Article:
But we aren’t forgotten. God knows what is going on down here, and Christ’s return will be perfectly timed. We will all agree, when we see it. So for now, we wait. In agony, sometimes, but always in hope. Hopefully.

This morning, as I felt myself slipping into the bog of despair, I was thinking through ways to combat my worry and anxiety. Pat phrases have no effect on me, and even sturdy Christian truths sometimes are not enough to bring me out of my slide. What helped me this morning was an unexpected song: For the Beauty of the Earth. A song of thankfulness. What I needed most was to have my attention drawn to the wonderful things we have hear on earth. Amidst the pain and problems of this world, there is beauty all around us. What a gift! Even when everything is going wrong, we have so much to be thankful for. I needed to hear that this morning. Maybe you do too.

1. For the beauty of the earth,
for the glory of the skies,
for the love which from our birth
over and around us lies;
Lord of all, to thee we raise
this our hymn of grateful praise.

2. For the beauty of each hour
of the day and of the night,
hill and vale, and tree and flower,
sun and moon, and stars of light;
Lord of all, to thee we raise
this our hymn of grateful praise.

3. For the joy of ear and eye,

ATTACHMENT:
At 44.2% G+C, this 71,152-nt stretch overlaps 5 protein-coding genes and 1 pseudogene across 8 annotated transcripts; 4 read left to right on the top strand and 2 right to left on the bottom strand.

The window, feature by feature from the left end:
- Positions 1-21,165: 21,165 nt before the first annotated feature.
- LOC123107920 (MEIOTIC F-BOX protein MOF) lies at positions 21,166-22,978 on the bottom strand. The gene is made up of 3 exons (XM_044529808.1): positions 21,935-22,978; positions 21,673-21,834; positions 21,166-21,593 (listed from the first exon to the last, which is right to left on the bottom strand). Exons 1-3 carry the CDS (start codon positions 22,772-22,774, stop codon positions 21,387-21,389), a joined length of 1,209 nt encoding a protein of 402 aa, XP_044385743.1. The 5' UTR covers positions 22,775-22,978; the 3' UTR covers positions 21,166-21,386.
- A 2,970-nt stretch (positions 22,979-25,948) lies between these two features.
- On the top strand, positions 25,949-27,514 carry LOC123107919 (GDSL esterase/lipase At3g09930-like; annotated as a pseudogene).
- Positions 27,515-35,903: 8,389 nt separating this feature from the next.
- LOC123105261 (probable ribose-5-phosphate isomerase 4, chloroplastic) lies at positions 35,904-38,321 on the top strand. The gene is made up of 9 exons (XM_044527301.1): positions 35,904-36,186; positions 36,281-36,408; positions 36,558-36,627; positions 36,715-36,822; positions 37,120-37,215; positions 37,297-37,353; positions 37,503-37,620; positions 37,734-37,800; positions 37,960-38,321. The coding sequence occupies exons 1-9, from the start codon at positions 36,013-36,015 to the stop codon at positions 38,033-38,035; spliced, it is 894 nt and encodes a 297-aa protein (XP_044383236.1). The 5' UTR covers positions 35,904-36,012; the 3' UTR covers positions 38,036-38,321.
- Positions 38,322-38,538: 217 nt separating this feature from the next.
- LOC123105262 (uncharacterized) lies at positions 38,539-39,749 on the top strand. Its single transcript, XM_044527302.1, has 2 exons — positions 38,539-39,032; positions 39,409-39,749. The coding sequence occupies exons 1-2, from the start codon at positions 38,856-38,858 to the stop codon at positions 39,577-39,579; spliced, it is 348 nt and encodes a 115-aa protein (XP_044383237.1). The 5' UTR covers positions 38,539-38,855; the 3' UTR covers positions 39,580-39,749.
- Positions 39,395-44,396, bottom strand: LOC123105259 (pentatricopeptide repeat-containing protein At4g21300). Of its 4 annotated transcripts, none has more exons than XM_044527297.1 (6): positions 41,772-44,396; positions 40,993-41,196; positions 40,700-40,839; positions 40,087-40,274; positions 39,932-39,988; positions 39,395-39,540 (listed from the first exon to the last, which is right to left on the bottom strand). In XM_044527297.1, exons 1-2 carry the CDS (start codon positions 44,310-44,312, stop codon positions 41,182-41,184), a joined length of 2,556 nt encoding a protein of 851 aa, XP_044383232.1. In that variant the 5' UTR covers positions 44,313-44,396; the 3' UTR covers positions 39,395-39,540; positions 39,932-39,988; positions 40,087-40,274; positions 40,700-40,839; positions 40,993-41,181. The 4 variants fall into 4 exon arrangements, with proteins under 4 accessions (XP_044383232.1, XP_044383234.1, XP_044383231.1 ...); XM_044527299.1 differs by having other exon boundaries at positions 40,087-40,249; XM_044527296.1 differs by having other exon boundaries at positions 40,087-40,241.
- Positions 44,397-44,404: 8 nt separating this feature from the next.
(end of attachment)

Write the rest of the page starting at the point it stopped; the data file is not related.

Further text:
for the heart and mind’s delight,
for the mystic harmony,
linking sense to sound and sight;
Lord of all, to thee we raise
this our hymn of grateful praise.

4. For the joy of human love,
brother, sister, parent, child,
friends on earth and friends above,
for all gentle thoughts and mild;
Lord of all, to thee we raise
this our hymn of grateful praise.

5. For thy church, that evermore
lifteth holy hands above,
offering up on every shore
her pure sacrifice of love;
Lord of all, to thee we raise
this our hymn of grateful praise.

6. For thyself, best Gift Divine,
to the world so freely given,
for that great, great love of thine,
peace on earth, and joy in heaven:
Lord of all, to thee we raise
this our hymn of grateful praise.

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April Reading Update

I’ve finished a few books since I last wrote about what I’ve been reading, and I wanted to take a few minutes to catch up my list! Unfortunately, almost none of my reading has counted for my Challies Challenge, but I’ve really enjoyed the books!

I thought that I might spend my whole spring break reading, but I actually lapsed back into some time-wasting habits and didn’t get as much reading done as I would have liked. It’s so easy to lose your routine!

Audio books have been a huge benefit when my discipline lags. I haven’t been as prolific a reader as I could have been because of my lack of discipline and need for rest, I’ve still been plugging away at a few books.

First, I listened to The Skies Belong to Us: Love and Terror in the Golden Age of Hijacking, by Brendan I. Koerner. I loved it. It tells the story of the period during the 70s when there was a plane hijacking for ransom or escape every week in the U.S. Koerner focuses on the story of Roger Holder and Cathy Kerkow, who hijacked a plane and successfully fled the country to join up with fellow communist Black Panther exiles. It’s a fascinating story on multiple levels, and I loved the unique intersection of the ideas of race, mental illness, and politics.